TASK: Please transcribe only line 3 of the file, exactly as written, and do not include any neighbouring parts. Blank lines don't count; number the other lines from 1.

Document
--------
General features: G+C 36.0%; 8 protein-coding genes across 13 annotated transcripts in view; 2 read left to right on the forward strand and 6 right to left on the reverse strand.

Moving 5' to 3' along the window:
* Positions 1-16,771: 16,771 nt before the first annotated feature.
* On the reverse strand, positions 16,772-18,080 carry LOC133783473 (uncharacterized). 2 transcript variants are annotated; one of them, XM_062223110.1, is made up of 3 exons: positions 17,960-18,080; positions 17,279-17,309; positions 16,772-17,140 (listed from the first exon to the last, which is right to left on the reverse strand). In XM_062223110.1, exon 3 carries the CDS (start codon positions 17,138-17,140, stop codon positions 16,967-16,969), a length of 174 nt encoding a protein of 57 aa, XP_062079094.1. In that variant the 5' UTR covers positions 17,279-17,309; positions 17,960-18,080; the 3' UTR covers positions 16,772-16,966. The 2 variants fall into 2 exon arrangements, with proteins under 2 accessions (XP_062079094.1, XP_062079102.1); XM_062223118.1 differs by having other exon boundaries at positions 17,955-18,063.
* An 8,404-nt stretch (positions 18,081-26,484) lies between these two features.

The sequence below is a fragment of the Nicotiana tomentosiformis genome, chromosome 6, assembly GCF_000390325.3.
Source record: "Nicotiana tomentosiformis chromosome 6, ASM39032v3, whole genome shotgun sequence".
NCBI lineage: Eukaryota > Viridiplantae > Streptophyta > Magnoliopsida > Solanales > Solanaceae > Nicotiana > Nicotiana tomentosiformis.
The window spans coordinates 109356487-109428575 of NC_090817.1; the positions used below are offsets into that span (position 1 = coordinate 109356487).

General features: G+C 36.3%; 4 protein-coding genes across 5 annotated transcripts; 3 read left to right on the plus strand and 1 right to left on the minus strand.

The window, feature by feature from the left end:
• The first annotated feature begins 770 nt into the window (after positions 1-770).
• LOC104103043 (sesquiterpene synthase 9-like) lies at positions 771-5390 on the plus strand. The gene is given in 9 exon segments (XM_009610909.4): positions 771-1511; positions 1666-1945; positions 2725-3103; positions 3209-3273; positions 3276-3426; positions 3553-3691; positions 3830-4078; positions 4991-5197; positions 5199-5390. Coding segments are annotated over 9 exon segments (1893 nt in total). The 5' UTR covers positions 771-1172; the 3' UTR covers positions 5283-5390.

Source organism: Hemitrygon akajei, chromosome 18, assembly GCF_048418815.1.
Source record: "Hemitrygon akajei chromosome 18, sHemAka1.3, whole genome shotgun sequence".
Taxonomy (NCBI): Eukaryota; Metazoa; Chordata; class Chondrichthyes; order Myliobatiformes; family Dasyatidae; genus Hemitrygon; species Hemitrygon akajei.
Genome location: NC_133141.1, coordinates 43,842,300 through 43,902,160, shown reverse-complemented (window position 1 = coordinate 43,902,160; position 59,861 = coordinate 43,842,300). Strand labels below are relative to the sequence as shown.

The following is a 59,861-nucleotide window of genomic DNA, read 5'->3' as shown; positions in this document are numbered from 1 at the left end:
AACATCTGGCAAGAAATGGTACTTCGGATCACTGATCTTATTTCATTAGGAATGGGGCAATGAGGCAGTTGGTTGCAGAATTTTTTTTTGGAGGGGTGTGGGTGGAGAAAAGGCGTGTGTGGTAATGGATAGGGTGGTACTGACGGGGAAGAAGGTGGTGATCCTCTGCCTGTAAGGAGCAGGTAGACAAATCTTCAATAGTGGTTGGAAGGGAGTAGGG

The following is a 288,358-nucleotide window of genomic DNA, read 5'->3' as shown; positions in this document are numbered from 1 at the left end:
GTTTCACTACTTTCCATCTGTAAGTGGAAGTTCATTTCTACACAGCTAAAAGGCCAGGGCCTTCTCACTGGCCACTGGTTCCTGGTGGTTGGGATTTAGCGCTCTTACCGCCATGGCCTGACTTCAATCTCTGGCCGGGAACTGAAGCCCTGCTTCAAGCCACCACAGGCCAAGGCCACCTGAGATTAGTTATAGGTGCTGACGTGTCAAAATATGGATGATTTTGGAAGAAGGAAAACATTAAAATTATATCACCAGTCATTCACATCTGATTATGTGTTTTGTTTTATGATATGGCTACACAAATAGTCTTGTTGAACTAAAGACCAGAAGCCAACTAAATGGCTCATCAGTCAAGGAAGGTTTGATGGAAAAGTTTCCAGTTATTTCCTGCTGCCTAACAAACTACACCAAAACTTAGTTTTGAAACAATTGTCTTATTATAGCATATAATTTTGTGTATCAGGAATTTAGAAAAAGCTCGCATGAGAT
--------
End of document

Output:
* Positions 1-16,771: 16,771 nt before the first annotated feature.